Léo Apotheker, the Chief Executive Officer of PC giant Hewlett-Packard (NYSE: HPQ), is expected to hold an investor briefing on March 14 in San Francisco where he may unveil his much anticipated vision for HP.
Meanwhile, Analyst Amit Daryanani of RBC Capital Markets lists out the five concerns for Apotheker to address. The concerns that HP ought to address are around cost controls and margin dynamics.
In addition, investors will look to understand how HP plans to compete and measure themselves against IBM (NYSE: IBM), Cisco (NASDAQ: CSCO), Oracle (NASDAQ: ORCL) and Dell (NASDAQ: DELL) on enterprise side, and Apple (NASDAQ:AAPL) and the Asian PC manufacturers on the consumer front.
The analyst said he has consistently heard these concerns from investors regarding Hewlett Packard. Following are those concerns:
What Is HP's EPS Potential? Given the multiple concerns around HP, the analyst said investors are trying to gauge what is HP's true earnings power.
We are uncertain if Mr. Apotheker will provide a roadmap for EPS growth, given he has been at the job for more than 100 days and HP has historically provided annual guide during their Sept analyst day, Daryanani wrote in a note to clients.
Nonetheless, the detailed analysis of all the levers suggests HP has the ability to provide visibility into $6.00 EPS in fiscal 2012 and sustain 15 percent plus EPS growth to fiscal 2015, implying EPS of more than $9.00.
Commitment to Cost Control: A hallmark of HP for several years has been an unwavering focus on cost control, which has resulted in impressive consistency in margins and EPS. There is concern that a new CEO could result in HP retreating from this paradigm.
While some of this may be positive, such as increasing R&D, a bloated selling, general and administrative line would make investors nervous. Investors need clarity on the magnitude of increased spending and where these dollars will be focused from a multi-year perspective.
Strategic Value of PCs: Daryanani noted that investors have started debating if PCs are a strategic asset. Concerns center on growing prominence of multiple portable devices that could cannibalize PCs along with competition from Asian vendors that could pressure margins.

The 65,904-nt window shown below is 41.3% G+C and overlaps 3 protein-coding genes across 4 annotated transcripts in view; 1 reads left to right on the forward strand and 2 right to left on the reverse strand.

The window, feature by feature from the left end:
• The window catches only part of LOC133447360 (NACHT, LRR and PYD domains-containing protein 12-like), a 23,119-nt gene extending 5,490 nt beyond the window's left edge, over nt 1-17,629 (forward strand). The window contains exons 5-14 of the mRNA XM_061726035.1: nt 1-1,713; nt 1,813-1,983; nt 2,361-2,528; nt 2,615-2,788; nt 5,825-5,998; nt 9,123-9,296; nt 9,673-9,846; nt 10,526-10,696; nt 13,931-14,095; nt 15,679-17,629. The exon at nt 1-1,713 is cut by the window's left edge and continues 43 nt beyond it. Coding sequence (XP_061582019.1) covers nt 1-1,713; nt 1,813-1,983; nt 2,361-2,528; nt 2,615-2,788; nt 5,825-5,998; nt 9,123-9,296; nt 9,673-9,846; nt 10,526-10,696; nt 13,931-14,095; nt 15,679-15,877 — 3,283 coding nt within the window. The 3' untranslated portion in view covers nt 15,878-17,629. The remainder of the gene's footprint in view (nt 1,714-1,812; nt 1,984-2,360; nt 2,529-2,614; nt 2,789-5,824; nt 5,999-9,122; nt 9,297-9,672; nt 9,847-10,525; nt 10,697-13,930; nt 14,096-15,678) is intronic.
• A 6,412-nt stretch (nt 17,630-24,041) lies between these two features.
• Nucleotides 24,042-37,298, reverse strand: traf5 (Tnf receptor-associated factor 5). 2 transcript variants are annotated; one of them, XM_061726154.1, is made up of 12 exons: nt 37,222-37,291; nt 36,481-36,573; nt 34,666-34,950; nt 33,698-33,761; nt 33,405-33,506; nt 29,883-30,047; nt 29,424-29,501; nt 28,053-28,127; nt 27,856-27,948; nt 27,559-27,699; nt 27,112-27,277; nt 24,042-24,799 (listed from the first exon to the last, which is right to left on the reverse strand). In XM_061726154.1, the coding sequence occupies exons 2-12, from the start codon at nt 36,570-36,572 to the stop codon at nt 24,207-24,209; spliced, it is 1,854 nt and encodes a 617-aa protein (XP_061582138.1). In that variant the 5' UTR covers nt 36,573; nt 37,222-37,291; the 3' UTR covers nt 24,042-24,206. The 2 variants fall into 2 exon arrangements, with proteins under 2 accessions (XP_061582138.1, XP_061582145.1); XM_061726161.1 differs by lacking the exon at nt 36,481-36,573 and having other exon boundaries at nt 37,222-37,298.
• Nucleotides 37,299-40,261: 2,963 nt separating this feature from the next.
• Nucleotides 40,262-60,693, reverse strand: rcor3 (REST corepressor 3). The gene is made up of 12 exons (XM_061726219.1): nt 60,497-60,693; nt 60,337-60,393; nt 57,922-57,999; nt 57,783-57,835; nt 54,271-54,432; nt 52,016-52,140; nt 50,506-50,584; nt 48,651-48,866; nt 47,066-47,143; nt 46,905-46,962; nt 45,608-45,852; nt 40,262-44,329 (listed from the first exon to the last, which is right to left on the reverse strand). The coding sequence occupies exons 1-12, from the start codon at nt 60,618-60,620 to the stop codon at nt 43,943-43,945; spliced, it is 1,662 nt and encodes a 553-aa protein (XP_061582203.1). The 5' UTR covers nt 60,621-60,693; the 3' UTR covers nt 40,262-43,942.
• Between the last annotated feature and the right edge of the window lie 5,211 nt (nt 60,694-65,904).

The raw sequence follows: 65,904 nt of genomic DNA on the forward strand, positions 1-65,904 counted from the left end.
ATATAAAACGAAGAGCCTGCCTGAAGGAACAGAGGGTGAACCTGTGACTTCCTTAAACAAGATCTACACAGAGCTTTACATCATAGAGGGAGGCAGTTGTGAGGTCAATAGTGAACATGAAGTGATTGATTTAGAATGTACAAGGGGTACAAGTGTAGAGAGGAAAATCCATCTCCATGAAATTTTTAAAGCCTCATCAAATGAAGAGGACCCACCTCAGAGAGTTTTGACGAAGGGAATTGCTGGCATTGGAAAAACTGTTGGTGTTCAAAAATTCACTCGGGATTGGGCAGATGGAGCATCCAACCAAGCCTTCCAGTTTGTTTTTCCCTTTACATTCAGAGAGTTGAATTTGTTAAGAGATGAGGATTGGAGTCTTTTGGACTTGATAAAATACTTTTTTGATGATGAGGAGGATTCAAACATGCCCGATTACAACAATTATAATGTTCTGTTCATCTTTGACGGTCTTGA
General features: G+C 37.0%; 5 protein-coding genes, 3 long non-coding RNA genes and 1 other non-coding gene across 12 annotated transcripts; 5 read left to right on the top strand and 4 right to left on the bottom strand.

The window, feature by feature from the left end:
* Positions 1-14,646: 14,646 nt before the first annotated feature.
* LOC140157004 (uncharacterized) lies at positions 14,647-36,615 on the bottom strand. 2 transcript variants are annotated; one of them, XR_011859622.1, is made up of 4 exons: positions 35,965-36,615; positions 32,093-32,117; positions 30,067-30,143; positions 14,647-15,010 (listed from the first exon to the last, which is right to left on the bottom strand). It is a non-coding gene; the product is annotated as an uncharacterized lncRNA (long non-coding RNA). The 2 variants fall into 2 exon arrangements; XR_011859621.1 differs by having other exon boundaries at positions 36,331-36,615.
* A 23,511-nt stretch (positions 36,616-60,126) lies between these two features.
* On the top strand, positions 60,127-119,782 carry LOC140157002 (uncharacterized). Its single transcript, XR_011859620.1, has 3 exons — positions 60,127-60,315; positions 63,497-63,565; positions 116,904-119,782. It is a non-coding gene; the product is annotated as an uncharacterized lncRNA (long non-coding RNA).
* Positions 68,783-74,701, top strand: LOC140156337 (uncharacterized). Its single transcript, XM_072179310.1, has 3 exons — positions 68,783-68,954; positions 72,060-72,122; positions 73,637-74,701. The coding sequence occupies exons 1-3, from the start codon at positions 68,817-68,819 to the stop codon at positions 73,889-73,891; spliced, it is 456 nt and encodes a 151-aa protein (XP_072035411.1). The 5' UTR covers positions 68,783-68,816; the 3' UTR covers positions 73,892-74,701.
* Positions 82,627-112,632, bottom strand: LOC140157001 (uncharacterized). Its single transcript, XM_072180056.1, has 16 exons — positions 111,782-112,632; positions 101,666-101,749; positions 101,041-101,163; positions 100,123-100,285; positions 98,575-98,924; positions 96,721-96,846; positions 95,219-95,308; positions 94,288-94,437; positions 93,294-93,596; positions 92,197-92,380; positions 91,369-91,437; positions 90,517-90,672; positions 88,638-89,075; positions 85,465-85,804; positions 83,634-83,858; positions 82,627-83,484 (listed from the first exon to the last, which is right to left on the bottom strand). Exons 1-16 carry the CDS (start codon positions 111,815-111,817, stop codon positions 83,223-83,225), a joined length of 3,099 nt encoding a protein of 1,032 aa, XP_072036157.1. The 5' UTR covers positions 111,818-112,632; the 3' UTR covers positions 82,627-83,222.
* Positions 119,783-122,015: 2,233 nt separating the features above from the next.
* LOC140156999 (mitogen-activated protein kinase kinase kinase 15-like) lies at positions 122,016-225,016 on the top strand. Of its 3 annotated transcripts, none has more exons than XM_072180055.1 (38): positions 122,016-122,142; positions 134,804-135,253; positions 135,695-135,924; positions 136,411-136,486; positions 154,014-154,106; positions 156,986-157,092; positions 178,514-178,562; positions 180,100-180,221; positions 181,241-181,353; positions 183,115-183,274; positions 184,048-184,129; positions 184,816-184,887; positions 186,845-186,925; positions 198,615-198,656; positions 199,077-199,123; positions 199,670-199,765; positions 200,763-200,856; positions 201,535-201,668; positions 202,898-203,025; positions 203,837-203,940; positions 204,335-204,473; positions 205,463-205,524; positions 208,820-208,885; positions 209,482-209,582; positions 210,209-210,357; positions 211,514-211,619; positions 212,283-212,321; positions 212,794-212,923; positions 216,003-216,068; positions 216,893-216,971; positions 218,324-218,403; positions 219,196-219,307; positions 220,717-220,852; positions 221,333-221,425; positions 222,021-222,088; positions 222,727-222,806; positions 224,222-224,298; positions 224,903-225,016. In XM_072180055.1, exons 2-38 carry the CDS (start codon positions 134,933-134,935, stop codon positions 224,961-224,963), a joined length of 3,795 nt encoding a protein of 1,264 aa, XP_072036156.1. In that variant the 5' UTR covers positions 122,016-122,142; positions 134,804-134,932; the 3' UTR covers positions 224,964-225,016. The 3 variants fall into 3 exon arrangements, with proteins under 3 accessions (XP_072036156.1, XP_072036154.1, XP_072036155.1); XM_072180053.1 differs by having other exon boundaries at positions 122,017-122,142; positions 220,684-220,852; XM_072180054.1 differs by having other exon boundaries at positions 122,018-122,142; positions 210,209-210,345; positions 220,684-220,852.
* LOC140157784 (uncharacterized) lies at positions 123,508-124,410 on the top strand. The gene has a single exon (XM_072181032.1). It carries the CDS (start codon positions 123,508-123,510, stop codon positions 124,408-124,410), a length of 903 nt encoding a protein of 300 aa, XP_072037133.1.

Investors will seek clarity if PCs are perceived as strategic assets and balance between advantages of supply-chain scale that PCs provide and increased volatility added to the portfolio.
Software Acquisitions: While HP has made few software acquisitions, software still accounts for only about 3 percent of revenues compared to IBM at 20 percent and Oracle at 65 percent.
Given Mr. Apotheker's background in software, there is an expectation that we could see material uptick in software deals, the analyst said.
Meanwhile Investors will look for clarity around nature and segments of software deals, valuation discipline around deals and targeted revenues from software.
Competitive Dynamics on Multiple Fronts: HP is facing competition on multiple fronts. On consumer side, there is competition from Apple, Dell, Lenovo etc. and on enterprise side, with growing focus on convergence historical allies have become competitors.
Daryanani believes that investors would like to understand 1) who does Apotheker perceive as key competitors, 2) can HP successfully compete with Apple and others on consumer front and 3) while simultaneously competing with IBM and others on the enterprise front.